Your adoring canine companion has his own personality and bizarre little quirks -- one of them being a continuous need to chew and lick himself all the time. While your pooch may find solace in repeatedly bathing himself, sometimes it could be a warning sign that something is awry in his body.
When you’re bored, all you have to do is simply flip on the tube, pick up a book or get yourself out of the house. Poor Baxter doesn’t have the capability of doing any of that. So when he has nothing else to do, he may turn to excessive grooming. He’ll start with his front paws, nipping and licking away, and work his entire coat all the way down to his tail. Primping and getting his coat in primo shape give him something to do, alleviating his boredom.
The first memory your pooch has is that comforting warmth of his mama licking him all over. It relaxed him, took away all of his fears and put him at ease. Now that he’s all settled in with his human family, the only way he knows to soothe himself is by nibbling at his coat and licking himself. He’s simply putting himself back in that happy place anytime he starts feeling a bit anxious.
You surely have compulsive behaviors that you might not be aware of. Maybe you bite your nails, tap your foot on the floor or tap your fingers along your desktop. Chewing and licking -- in the dog world -- are equally comparable. For him, tugging at his curly locks is just a force of habit; he doesn’t realize he’s doing it.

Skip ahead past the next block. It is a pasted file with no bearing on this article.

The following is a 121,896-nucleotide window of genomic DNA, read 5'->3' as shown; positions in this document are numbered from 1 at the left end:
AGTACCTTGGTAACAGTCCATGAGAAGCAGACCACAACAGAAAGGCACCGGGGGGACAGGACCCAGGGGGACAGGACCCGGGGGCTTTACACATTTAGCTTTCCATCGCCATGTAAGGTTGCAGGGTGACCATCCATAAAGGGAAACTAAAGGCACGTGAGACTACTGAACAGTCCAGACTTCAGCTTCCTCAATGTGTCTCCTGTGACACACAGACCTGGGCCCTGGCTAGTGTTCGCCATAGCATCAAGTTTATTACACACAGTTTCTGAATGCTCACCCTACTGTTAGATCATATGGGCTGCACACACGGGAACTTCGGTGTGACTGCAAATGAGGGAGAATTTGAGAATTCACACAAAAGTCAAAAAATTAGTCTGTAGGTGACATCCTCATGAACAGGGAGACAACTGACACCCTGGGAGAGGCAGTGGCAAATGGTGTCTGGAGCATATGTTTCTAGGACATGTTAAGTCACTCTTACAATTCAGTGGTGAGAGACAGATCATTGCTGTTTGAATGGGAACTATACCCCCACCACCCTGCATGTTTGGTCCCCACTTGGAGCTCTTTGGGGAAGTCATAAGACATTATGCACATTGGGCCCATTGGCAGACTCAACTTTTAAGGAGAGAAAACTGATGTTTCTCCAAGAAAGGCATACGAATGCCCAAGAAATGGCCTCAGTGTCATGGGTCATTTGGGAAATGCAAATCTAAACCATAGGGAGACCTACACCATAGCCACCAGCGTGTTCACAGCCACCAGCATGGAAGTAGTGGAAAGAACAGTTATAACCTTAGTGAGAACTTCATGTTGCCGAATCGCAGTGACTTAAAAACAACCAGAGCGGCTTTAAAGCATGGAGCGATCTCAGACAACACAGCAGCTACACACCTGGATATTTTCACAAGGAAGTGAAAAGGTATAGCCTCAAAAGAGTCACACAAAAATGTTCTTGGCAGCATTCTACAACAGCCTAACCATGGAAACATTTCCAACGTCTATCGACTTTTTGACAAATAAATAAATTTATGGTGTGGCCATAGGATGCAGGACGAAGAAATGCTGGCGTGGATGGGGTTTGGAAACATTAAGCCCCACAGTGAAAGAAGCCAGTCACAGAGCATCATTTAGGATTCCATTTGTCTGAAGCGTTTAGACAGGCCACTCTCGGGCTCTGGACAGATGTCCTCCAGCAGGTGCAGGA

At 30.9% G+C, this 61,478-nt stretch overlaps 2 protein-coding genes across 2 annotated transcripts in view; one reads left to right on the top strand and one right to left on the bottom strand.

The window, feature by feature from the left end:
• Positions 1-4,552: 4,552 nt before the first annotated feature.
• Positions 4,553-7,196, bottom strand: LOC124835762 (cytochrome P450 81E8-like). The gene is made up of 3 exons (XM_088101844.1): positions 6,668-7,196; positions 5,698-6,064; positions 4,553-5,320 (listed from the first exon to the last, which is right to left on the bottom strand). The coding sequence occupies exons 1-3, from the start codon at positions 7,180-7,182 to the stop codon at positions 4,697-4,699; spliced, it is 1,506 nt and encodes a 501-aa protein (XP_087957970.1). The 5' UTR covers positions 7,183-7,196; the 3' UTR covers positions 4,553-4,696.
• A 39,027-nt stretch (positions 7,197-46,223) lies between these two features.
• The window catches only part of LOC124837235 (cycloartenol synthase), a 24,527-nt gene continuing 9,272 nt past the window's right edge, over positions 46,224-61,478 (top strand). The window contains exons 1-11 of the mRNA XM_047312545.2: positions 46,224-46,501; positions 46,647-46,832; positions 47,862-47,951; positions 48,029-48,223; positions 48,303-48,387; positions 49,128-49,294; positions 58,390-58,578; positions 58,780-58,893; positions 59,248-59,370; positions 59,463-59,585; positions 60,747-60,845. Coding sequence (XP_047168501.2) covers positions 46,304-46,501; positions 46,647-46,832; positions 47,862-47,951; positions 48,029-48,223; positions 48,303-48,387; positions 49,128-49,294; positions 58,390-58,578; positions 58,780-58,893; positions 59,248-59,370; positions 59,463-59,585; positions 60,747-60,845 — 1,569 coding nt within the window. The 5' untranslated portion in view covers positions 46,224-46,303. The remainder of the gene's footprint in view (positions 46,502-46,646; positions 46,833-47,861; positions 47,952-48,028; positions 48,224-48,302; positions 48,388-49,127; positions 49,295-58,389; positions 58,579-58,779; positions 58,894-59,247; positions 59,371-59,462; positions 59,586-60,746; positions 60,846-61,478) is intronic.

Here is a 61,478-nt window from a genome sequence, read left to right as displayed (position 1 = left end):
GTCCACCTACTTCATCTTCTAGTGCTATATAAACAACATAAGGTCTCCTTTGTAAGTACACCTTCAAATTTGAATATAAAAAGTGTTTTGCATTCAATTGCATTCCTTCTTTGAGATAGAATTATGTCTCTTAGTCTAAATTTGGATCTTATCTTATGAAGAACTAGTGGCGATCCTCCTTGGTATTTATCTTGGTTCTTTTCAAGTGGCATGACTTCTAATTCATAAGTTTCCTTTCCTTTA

It’s possible that excessive chewing and licking stems from some sort of allergy. His new kibble could be the culprit, making his coat dry and itchy. Of course, he could also have seasonal allergies just like you. Those blooming buds in your yard or tall blades of grass at the park could send his allergies into a frenzy, forcing him to tug at his luscious locks to nix that itch.
A little biting and licking here and there generally isn’t a big concern. But if Baxter’s skin appears red, flaky or irritated or if he has bald spots, you’ll need to get him in to the vet to get to the root of the problem. Boredom, anxiety and compulsive biting and licking can often be curbed by wearing him down and giving him something to do. Take him out for walks often or play fetch with him in the yard. Make sure he has lots of toys to play with while you’re away and rotate them every few days, leaving him a fresh stock of new stuff to play with frequently. In some cases, your fur ball could need medication from your vet to help with severe anxiety. If his behavior stems from allergies though, your veterinarian could make a change in his diet or offer pills or topical treatments to minimize his flare-ups.
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